The Rev. Mark Harris, a priest from Delaware, is serving as a "deputy," or delegate, to the Episcopal Church's General Convention in Minneapolis, which runs from July 30-August 8. He will file regular reports from the convention for Beliefnet.

Friday, August 8, 2003, 10 a.m.

We have begun to fold the tents. The exhibit area, a kasbah filled with all sorts of hawker of goods, from seminary programs to east Asian weaving, closed down yesterday afternoon. We began making courtesy resolutions Thursday mid-afternoon. We were tidying up loose ends.

It is Friday morning and we have been told that the Archbishop of Canterbury has called for an extraordinary meeting of the Primates of the Anglican Communion. "Primates" is the term used to refer to the primary bishop in each of the 38 autonomous churches that make up the Anglican Communion.

That meeting will not be an easy one. Through the meeting of these leaders the loose confederation of churches that constitutes the Anglican Communion will need to find a way to live with great differences or try to impose a solution on the Episcopal Church.

But all of that is news for the future. For now it is time to draw this Convention to a close. The tents are folding, the last songs are being sung, the last legislative sessions under way.

In an odd way the resolution on how this convention would deal with the issue of same-sex blessings became a loose end, a tidying up. After all the drama about consent to bishop-elect Gene Robinson's election, the legislation that would impact most of us in the church was dealt with in comparative silence. That, in part, was because the Deputies by Thursday afternoon were dead tired and had heard over and over again all the arguments and experienced all the twists and turns of the legislation as it passed through committee and into the House of Bishops and out again to them.

The Bishops produced a compromise resolution about the blessing of same-sex unions, one which allowed but did not authorize blessings and sent their resolution to the floor of the House of Deputies on Thursday afternoon. It was no one's idea of a perfect resolution.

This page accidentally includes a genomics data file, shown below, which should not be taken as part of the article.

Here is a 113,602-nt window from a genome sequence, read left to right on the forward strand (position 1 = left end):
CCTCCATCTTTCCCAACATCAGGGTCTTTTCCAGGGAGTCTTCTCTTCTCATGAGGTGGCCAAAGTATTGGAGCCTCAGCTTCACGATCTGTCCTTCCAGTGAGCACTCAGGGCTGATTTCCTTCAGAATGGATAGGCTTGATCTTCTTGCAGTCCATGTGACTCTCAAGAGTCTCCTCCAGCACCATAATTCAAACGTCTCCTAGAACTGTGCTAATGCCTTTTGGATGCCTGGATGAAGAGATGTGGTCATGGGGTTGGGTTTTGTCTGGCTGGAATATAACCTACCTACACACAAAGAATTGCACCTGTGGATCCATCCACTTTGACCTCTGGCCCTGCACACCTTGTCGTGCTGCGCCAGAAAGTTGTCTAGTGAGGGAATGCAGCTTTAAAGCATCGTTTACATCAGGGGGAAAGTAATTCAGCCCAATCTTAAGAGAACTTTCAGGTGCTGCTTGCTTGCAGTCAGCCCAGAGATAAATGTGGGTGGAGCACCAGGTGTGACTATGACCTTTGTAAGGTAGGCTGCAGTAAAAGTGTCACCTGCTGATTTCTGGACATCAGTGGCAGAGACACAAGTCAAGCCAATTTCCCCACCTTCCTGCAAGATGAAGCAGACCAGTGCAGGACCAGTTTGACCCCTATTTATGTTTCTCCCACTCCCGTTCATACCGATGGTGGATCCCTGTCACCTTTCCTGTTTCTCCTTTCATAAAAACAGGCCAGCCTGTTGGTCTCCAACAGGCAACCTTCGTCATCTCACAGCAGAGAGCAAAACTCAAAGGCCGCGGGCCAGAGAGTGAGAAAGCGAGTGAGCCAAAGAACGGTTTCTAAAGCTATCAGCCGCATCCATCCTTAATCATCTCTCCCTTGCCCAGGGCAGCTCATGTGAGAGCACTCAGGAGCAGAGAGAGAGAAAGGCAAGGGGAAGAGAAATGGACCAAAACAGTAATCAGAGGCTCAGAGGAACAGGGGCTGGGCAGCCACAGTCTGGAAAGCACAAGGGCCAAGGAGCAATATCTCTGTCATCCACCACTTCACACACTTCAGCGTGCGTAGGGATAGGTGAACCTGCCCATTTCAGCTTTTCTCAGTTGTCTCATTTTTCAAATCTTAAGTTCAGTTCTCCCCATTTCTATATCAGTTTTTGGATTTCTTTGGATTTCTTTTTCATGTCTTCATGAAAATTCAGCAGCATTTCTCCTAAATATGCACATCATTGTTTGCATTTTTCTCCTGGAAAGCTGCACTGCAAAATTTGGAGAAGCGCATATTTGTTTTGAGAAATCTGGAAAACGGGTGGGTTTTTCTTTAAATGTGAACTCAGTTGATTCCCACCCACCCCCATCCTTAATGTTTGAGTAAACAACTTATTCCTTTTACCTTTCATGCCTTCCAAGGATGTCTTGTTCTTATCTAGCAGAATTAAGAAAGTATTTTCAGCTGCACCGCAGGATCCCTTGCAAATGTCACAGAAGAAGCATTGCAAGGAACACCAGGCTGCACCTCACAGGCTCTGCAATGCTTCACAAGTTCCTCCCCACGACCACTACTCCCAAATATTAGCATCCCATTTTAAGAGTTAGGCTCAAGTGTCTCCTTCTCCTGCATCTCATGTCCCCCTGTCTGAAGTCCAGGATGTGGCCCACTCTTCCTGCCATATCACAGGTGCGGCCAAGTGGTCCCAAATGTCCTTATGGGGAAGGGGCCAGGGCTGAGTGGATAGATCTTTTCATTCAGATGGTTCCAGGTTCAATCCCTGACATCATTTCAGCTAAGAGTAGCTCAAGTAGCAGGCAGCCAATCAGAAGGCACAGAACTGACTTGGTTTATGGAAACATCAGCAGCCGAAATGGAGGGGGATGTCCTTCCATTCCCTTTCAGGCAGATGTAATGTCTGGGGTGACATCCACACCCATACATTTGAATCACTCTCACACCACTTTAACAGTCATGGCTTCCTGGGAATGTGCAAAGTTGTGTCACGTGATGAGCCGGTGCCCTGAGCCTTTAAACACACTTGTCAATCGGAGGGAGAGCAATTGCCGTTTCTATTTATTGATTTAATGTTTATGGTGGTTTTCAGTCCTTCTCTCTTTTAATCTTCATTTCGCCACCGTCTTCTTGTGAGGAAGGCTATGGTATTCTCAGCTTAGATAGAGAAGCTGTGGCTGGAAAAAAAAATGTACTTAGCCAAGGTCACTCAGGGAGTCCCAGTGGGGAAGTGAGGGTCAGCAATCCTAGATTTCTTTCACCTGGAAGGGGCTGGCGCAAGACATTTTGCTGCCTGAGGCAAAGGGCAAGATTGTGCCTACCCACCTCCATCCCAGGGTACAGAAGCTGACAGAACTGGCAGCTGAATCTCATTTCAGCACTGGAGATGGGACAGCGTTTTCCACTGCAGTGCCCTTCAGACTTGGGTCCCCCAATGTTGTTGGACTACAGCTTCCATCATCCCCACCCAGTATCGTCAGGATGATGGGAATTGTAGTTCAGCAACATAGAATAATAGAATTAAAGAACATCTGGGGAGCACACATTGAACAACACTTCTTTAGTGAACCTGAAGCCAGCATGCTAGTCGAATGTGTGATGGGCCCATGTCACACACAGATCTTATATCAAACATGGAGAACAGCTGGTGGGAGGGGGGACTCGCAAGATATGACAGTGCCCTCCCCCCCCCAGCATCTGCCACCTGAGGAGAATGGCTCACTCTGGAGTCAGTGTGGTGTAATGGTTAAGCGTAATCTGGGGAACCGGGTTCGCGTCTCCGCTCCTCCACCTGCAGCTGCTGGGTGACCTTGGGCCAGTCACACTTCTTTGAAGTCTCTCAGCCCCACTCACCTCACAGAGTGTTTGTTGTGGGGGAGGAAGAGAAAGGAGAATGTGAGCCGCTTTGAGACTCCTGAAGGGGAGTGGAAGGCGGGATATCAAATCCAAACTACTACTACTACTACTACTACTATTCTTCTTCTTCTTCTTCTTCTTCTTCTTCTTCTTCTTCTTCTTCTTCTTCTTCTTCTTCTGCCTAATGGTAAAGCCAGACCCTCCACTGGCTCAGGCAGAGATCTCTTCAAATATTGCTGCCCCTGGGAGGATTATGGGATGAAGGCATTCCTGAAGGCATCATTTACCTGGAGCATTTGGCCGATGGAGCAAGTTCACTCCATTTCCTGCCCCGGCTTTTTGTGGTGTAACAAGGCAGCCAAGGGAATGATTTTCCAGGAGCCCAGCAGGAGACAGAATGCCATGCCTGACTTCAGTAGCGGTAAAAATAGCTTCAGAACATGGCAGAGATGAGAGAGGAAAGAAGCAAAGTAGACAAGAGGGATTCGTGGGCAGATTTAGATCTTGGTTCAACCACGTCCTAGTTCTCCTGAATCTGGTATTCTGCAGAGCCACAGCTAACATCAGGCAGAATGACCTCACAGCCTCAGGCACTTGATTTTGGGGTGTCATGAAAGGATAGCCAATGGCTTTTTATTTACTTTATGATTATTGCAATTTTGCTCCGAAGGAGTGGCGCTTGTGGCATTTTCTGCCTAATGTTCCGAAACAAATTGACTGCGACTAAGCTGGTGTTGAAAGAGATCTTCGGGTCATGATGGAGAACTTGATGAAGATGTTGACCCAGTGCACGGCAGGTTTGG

The so-called orthodox hated it because it admitted that pastoral care and diocesan action could produce the needed permission for the use of alternative liturgies for life-long relationships between people of the same sex. The progressives were uneasy because it was far short of what they hoped for.

We passed a budget that set the course for the next three years, elected members of a Nominations Committee for the Presiding Bishop, and took on a mountain of legislation. How much reality there was to the budget, what sort of church we would have in three years when our bishops elect one of their own as Presiding Bishop, and what purpose much of the legislation would serve, remains to be seen.

Much will depend on what happens with the energy of the dissenting bishops and those members of the Episcopal Church who stand in serious opposition to what we did here. Several bishops and perhaps as many as 50 deputies have left Convention. It is unclear when they will return, if ever.

One bishop opined that actually, the House of Bishops felt lighter without those who left. The House of Deputies continued to hear from its members who tried again yesterday to call us all to task for our legislative action. To the charge that "this Church will never be the same," several deputies said, "Thank God."

And what end did this strange and wonderful Episcopal Church thing, the General Convention, serve? Looking at these last 10 days I am struck by two things: one so obvious that it hardly needs re-stating, the other more subtle.

We all know that Robinson's election was a purposeful act that puts this church on record that one can be a wholesome example of the faith and in a committed relationship other than marriage. We mean it. And that indeed changes things. The struggle is not over, of course, and things could still turn out badly in all this. But the deed is done.

But in a more subtle way the Episcopal Church has been part of conversations in places it never otherwise would have had a hearing. People are thinking about these things again.

Cab drivers in Minneapolis ask what we are doing. People on the street have seen my convention badge and come up and say, "Thank you for being compassionate." Demonstrators yell at us or cheer us.

It is as if this old creaking ship of faith actually is struggling with things that matter in the world. And that made it feel worth the time and energy, the late nights and the long days. It's a wrap.

Wednesday, August 6, 10:30 p.m.

Eight days into General Convention, everyone is dead tired. Still, we're entering a delicate time when we begin to work with what the Episcopal Church has become as a result of the past two days' decisions.

With the end in sight, the tasks at hand are not as emotionally hot or as interesting to the press.

But old hands at Convention know that the devil is in the details--and the angels too.